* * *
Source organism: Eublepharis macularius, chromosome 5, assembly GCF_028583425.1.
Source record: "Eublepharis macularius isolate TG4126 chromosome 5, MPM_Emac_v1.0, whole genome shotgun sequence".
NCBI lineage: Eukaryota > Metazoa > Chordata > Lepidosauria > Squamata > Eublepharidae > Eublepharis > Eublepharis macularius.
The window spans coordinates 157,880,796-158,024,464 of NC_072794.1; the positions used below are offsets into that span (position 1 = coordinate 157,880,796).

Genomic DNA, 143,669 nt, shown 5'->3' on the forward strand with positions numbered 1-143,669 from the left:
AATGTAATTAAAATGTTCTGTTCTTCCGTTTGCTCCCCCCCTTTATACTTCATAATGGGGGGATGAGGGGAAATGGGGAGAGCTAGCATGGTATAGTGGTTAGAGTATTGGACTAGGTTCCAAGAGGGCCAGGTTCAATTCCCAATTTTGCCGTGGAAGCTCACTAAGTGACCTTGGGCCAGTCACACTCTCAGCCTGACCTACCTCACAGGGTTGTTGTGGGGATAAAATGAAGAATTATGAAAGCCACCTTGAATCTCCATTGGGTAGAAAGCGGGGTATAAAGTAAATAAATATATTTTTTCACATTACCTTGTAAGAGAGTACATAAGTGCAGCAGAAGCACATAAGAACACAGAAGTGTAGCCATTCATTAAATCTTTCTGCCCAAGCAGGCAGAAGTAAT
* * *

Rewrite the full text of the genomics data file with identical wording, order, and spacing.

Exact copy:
Source organism: Eublepharis macularius, chromosome 5, assembly GCF_028583425.1.
Source record: "Eublepharis macularius isolate TG4126 chromosome 5, MPM_Emac_v1.0, whole genome shotgun sequence".
NCBI lineage: Eukaryota > Metazoa > Chordata > Lepidosauria > Squamata > Eublepharidae > Eublepharis > Eublepharis macularius.
The window spans coordinates 157,880,796-158,024,464 of NC_072794.1; the positions used below are offsets into that span (position 1 = coordinate 157,880,796).

Genomic DNA, 143,669 nt, shown 5'->3' on the forward strand with positions numbered 1-143,669 from the left:
AATGTAATTAAAATGTTCTGTTCTTCCGTTTGCTCCCCCCCTTTATACTTCATAATGGGGGGATGAGGGGAAATGGGGAGAGCTAGCATGGTATAGTGGTTAGAGTATTGGACTAGGTTCCAAGAGGGCCAGGTTCAATTCCCAATTTTGCCGTGGAAGCTCACTAAGTGACCTTGGGCCAGTCACACTCTCAGCCTGACCTACCTCACAGGGTTGTTGTGGGGATAAAATGAAGAATTATGAAAGCCACCTTGAATCTCCATTGGGTAGAAAGCGGGGTATAAAGTAAATAAATATATTTTTTCACATTACCTTGTAAGAGAGTACATAAGTGCAGCAGAAGCACATAAGAACACAGAAGTGTAGCCATTCATTAAATCTTTCTGCCCAAGCAGGCAGAAGTAAT